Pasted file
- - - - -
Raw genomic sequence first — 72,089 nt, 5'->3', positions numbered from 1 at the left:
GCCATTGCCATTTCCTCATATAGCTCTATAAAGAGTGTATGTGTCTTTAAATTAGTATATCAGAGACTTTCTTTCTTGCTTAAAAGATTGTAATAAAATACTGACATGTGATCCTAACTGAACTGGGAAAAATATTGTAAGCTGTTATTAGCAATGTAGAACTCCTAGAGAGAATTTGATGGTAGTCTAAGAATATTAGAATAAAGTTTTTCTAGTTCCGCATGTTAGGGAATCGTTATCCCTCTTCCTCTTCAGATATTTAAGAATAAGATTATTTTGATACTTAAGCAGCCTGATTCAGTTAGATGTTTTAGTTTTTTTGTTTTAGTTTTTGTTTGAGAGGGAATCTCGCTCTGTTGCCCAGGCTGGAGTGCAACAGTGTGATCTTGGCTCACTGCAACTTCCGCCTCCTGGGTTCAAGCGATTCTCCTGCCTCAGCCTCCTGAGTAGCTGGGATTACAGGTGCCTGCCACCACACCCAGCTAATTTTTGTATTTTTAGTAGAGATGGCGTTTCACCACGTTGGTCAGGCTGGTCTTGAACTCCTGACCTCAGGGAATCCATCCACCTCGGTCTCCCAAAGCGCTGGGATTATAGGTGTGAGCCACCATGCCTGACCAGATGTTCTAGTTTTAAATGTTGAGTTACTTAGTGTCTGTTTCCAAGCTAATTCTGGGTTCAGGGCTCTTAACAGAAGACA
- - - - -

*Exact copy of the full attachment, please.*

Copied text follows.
Raw genomic sequence first — 72,089 nt, 5'->3', positions numbered from 1 at the left:
GCCATTGCCATTTCCTCATATAGCTCTATAAAGAGTGTATGTGTCTTTAAATTAGTATATCAGAGACTTTCTTTCTTGCTTAAAAGATTGTAATAAAATACTGACATGTGATCCTAACTGAACTGGGAAAAATATTGTAAGCTGTTATTAGCAATGTAGAACTCCTAGAGAGAATTTGATGGTAGTCTAAGAATATTAGAATAAAGTTTTTCTAGTTCCGCATGTTAGGGAATCGTTATCCCTCTTCCTCTTCAGATATTTAAGAATAAGATTATTTTGATACTTAAGCAGCCTGATTCAGTTAGATGTTTTAGTTTTTTTGTTTTAGTTTTTGTTTGAGAGGGAATCTCGCTCTGTTGCCCAGGCTGGAGTGCAACAGTGTGATCTTGGCTCACTGCAACTTCCGCCTCCTGGGTTCAAGCGATTCTCCTGCCTCAGCCTCCTGAGTAGCTGGGATTACAGGTGCCTGCCACCACACCCAGCTAATTTTTGTATTTTTAGTAGAGATGGCGTTTCACCACGTTGGTCAGGCTGGTCTTGAACTCCTGACCTCAGGGAATCCATCCACCTCGGTCTCCCAAAGCGCTGGGATTATAGGTGTGAGCCACCATGCCTGACCAGATGTTCTAGTTTTAAATGTTGAGTTACTTAGTGTCTGTTTCCAAGCTAATTCTGGGTTCAGGGCTCTTAACAGAAGACA